SolarCity is set to release its second quarter earnings report on August 9, and the company has already prepared investors for disappointing guidance. Consensus estimates suggest losses of $2.47 per share and $141.57 million in revenue.
Management lowered their full-year guidance for installed megawatts by about 10%. SolarCity and Tesla also announced this week that the former had accepted the latter’s revised lower buyout offer, and as a result, Goldman Sachs analysts raised their price target. Their target increase runs counter to what we’ve seen from many other firms.
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SolarCity price target to $27
In a report dated August 2, analyst Brian Lee raised his target for the solar panel installer to $27 from $23 per share to incorporate a premium for the pending acquisition but maintained his Neutral rating. He also increased the company’s M&A rank to one from three, which means there is a high probability (between 30% and 50%) of it being acquired.
SolarCity preannounced on August 1 that it installed 201 megawatts of solar capacity during the second quarter, which was higher than its outlook for 185 megawatts, but it lowered its full-year guide to between 900 and 1,000 megawatts. The announcement came along with the news that the company had accepted Tesla’s all-stock buyout offer.
Lee believes that loss of market share and lack of a loan product are weighing on SolarCity’s growth expectations, which have slumped to about 10% year over year. The company did announce a new solar plus storage product and another product for new roofs, which it expects to impact the number of megawatts installed next year. Lee believes that the solar plus storage product will help the company hedge against changes in net metering, but overall, he sees it as being uneconomical in most states except Hawaii, at least until the costs associated with the products decline.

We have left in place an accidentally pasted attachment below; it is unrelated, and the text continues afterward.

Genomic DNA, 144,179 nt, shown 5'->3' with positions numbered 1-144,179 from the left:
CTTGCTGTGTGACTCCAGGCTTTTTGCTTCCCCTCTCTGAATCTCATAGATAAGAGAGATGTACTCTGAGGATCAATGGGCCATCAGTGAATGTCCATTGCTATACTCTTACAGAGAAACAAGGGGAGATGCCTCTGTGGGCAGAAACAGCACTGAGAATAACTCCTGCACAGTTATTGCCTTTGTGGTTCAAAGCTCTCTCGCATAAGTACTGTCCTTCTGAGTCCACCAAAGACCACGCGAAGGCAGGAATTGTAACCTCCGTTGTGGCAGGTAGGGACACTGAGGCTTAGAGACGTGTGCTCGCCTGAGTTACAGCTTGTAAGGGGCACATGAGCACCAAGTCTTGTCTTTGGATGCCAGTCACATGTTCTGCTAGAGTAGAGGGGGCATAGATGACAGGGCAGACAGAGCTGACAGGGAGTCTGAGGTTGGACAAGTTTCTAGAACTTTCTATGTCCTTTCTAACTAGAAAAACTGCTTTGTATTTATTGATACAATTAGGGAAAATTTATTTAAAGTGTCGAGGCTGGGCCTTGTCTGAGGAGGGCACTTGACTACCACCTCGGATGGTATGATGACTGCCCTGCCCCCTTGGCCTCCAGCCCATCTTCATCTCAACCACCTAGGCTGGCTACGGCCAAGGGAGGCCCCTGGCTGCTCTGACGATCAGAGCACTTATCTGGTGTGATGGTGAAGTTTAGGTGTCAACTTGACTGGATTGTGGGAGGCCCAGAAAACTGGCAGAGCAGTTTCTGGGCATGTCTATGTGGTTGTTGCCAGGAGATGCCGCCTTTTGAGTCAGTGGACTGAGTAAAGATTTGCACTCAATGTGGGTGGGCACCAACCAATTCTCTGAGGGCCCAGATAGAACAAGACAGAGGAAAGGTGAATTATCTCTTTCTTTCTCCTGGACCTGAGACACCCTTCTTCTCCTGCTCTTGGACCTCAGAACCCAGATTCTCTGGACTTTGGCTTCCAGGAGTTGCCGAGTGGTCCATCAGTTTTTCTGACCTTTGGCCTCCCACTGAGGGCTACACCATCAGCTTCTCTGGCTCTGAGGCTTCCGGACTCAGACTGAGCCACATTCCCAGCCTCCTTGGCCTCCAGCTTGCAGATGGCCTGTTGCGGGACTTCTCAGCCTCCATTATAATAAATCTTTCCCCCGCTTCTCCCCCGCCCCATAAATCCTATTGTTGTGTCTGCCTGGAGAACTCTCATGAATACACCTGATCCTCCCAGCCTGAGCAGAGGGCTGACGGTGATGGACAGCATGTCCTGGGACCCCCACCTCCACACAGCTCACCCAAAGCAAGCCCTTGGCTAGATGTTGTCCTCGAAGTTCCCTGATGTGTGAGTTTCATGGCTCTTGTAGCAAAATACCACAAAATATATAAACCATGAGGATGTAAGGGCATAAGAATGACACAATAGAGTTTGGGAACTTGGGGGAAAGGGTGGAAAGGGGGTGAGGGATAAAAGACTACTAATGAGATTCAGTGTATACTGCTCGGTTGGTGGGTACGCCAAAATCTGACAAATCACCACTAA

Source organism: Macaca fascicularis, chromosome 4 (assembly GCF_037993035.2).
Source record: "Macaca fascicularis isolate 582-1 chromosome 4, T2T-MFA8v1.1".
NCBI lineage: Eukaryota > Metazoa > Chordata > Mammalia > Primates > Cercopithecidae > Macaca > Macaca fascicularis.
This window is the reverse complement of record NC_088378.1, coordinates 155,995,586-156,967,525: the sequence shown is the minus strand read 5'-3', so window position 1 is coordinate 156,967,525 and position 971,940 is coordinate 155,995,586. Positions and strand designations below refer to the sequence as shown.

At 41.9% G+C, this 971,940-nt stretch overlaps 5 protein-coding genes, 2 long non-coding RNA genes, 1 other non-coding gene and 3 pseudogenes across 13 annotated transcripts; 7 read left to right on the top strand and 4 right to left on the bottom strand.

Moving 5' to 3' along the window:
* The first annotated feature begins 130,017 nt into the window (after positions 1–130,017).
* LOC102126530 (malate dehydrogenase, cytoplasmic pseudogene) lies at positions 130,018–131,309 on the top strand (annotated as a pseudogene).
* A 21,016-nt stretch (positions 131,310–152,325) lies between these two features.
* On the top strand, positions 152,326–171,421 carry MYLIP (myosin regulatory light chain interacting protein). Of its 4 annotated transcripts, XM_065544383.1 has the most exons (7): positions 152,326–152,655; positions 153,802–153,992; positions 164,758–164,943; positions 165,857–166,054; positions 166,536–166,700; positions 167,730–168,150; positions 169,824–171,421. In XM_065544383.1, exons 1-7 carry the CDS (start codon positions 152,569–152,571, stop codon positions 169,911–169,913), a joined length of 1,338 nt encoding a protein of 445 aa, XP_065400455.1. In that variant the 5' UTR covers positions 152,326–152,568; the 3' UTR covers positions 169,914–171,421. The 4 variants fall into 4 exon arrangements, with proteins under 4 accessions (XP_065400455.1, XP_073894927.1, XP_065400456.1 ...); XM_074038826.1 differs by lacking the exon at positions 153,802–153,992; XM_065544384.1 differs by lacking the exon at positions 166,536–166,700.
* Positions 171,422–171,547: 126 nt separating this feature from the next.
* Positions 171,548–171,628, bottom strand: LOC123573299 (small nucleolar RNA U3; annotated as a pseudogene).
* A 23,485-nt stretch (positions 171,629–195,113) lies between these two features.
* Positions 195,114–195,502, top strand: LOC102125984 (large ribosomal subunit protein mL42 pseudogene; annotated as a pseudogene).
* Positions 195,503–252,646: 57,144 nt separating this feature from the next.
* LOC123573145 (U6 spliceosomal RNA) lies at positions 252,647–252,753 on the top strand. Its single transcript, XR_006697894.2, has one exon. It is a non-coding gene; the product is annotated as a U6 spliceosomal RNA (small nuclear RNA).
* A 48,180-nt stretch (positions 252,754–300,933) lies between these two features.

Credit Suisse analyst Patrick Jobin also remarked in his August 1 report that SolarCity is losing market share to Sunrun and other competitors. He said data from California Solar Statistics indicates that the company’s share of new residential applications year to date has fallen to 23% from 27% last year.
Is SolarCity the only solar company taking a hit?
Lee also considered whether the trends that have hit SolarCity are specific to the company or whether they are indicative of a broader trend to hit the solar market. He said that data from California indicated that solar volumes overall slowed broadly between May and June, although he adds that share gains at Sunrun have helped to offset this moving through the second quarter reporting season. However, he believes Solaredge will miss estimates.
SolarCity shares edged lower by as much as 0.16% to $24.38 during regular trading hours on Wednesday.